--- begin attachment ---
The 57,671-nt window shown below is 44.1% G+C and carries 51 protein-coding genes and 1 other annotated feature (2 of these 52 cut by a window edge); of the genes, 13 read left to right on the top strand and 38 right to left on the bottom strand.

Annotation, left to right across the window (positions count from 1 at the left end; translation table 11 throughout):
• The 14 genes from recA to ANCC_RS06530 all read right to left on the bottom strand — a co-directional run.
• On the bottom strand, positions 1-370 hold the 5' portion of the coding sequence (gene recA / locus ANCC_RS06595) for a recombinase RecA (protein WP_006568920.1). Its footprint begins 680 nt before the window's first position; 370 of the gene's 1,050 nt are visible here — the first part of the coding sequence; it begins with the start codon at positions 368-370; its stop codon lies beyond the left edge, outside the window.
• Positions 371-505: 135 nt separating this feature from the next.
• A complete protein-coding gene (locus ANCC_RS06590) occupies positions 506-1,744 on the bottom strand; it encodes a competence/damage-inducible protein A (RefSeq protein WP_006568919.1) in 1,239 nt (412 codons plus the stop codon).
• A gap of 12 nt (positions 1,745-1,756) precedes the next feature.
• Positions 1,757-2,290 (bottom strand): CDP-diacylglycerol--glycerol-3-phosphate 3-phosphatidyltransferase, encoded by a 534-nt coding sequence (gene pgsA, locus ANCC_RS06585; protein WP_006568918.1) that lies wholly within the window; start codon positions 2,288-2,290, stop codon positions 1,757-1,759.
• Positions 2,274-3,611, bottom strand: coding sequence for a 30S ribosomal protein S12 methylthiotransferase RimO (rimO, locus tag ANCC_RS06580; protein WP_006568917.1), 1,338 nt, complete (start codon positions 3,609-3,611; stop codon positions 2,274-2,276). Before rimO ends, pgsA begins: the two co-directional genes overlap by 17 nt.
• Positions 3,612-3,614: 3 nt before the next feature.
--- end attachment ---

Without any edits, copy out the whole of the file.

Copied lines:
The 57,671-nt window shown below is 44.1% G+C and carries 51 protein-coding genes and 1 other annotated feature (2 of these 52 cut by a window edge); of the genes, 13 read left to right on the top strand and 38 right to left on the bottom strand.

Annotation, left to right across the window (positions count from 1 at the left end; translation table 11 throughout):
• The 14 genes from recA to ANCC_RS06530 all read right to left on the bottom strand — a co-directional run.
• On the bottom strand, positions 1-370 hold the 5' portion of the coding sequence (gene recA / locus ANCC_RS06595) for a recombinase RecA (protein WP_006568920.1). Its footprint begins 680 nt before the window's first position; 370 of the gene's 1,050 nt are visible here — the first part of the coding sequence; it begins with the start codon at positions 368-370; its stop codon lies beyond the left edge, outside the window.
• Positions 371-505: 135 nt separating this feature from the next.
• A complete protein-coding gene (locus ANCC_RS06590) occupies positions 506-1,744 on the bottom strand; it encodes a competence/damage-inducible protein A (RefSeq protein WP_006568919.1) in 1,239 nt (412 codons plus the stop codon).
• A gap of 12 nt (positions 1,745-1,756) precedes the next feature.
• Positions 1,757-2,290 (bottom strand): CDP-diacylglycerol--glycerol-3-phosphate 3-phosphatidyltransferase, encoded by a 534-nt coding sequence (gene pgsA, locus ANCC_RS06585; protein WP_006568918.1) that lies wholly within the window; start codon positions 2,288-2,290, stop codon positions 1,757-1,759.
• Positions 2,274-3,611, bottom strand: coding sequence for a 30S ribosomal protein S12 methylthiotransferase RimO (rimO, locus tag ANCC_RS06580; protein WP_006568917.1), 1,338 nt, complete (start codon positions 3,609-3,611; stop codon positions 2,274-2,276). Before rimO ends, pgsA begins: the two co-directional genes overlap by 17 nt.
• Positions 3,612-3,614: 3 nt before the next feature.